Throwing a giant party is a daunting task. It requires a lot of pre-planning, a lot of money for food and entertainment, and a lot of time cleaning up after everyone has gone home. Now imagine hosting the world’s biggest party – the Olympics. The intense competition between countries as they fight to win the bid for host suggests that the benefits of hosting the Olympics outweigh the costs. But is hosting the Olympics really all it’s cracked-up to be? Senior, Holly Ross explores and critiques two common methods of analysis countries use when deciding whether or not to put their name in for consideration as host.
MT: What’s the gist of your thesis?
HR: My thesis examines the strengths and weaknesses between two commonly used economic forecasting tools: economic impact analysis (EIA) and cost benefit analysis (CBA). With local cities hosting global mega-events, it is crucial for policy makers to consider every economic and social dimension with such a monumental decision. I assessed how well (or shortcoming) forecasting reports were done for the London Olympics to add some perspective to these differing methodologies.
MT: So what is the difference between EIA and CBA?
HR: EIA is very finance focused whereas CBA assesses worthiness of projects through externalities. Currently, policy makers favor EIA because it better illustrates the tangible economic gains from hosting an event than CBA. In brevity, EIAs ask “How much do we make? How much do we spend? Okay, now what’s the difference”. Items in CBAs are a bit more abstract since it incorporates literal costs and attempts to quantify positive and negative externalities from an event.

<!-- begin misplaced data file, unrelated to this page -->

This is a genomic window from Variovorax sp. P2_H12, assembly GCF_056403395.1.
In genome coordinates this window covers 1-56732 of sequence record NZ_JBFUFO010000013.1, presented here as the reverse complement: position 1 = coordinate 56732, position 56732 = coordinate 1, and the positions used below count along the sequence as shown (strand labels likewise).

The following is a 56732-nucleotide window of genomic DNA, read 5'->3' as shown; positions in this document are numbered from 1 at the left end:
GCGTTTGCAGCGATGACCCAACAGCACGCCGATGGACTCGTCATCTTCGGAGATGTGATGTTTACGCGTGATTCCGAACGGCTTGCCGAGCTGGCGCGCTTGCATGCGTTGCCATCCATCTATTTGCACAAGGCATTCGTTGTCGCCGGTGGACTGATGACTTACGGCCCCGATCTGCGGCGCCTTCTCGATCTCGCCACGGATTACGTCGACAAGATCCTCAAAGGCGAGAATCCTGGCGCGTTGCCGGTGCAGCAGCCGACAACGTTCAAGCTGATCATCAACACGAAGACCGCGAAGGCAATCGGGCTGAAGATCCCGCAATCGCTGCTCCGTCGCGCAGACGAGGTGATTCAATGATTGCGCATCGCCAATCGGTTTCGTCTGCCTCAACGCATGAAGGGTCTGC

HR: EIA reports tend to have convincing multipliers and favorable revenue estimates that make policy makers inclined to approve events. Recent literature has questioned the EIA calculations of revenue and cost, believing many underlying assumptions are either too optimistic or methodologically flawed. CBA’s biggest drawback is attempting to economically express things that are not typically quantifiable. An example of this is pollution. Sure we can measure how much pollution a factory generates, but it’s difficult to identify the social cost (ie. deaths, standard of living) and economic implications.
MT: So what conclusions did you draw about EIA and CBA looking at London?
HR: I examined two EIAs taken before the London Olympics. First thing I noticed was that there is no standardized procedure for conducting EIA. My first recommendation is that there should be a similar way to fashion EIAs in order to represent information objectively. The second thing I noticed was that the economists who worked on the London Olympic forecasts were coached to encompass positive and negative externalities into their reports. To me this indicated that economists to some degree are starting to realize the shortcoming of EIA alone and forging a new type of undertaking that marries both EIA and CBA elements. By no means were the reports perfect, I still argue there is still need for improvement.
MT: Tell us more about the London Olympics. What are some negative and positive externalities associated with it?
HR: Common positive externalities with the Olympics include national pride, increased athleticism, and tourism attention. For London specifically, urban regeneration of the East End was probably the biggest legacy. Some examples of negative externalities are overcrowding and security risk. The Olympics draws so much tourism that locals or other non-Olympic travelers may be deterred to come at all. Additionally, London being a common target for terrorist activity has economic implications as people are willing to forgo the Olympics for their safety. One of my assertions is that forecasting studies must understand how these events will sway public behavior and how these aggregated behaviors translate into economic impact.